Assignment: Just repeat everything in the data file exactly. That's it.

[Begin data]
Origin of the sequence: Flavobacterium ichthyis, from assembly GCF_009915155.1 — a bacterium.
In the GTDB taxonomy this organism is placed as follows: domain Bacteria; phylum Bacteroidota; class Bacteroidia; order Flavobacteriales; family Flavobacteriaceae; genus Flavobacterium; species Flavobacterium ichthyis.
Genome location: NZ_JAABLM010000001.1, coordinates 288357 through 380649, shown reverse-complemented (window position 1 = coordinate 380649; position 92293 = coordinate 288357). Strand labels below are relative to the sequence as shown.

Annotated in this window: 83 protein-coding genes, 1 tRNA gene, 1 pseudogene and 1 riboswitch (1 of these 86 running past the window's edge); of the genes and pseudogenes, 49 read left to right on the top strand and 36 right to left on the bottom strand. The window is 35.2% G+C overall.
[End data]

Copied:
Origin of the sequence: Flavobacterium ichthyis, from assembly GCF_009915155.1 — a bacterium.
In the GTDB taxonomy this organism is placed as follows: domain Bacteria; phylum Bacteroidota; class Bacteroidia; order Flavobacteriales; family Flavobacteriaceae; genus Flavobacterium; species Flavobacterium ichthyis.
Genome location: NZ_JAABLM010000001.1, coordinates 288357 through 380649, shown reverse-complemented (window position 1 = coordinate 380649; position 92293 = coordinate 288357). Strand labels below are relative to the sequence as shown.

Annotated in this window: 83 protein-coding genes, 1 tRNA gene, 1 pseudogene and 1 riboswitch (1 of these 86 running past the window's edge); of the genes and pseudogenes, 49 read left to right on the top strand and 36 right to left on the bottom strand. The window is 35.2% G+C overall.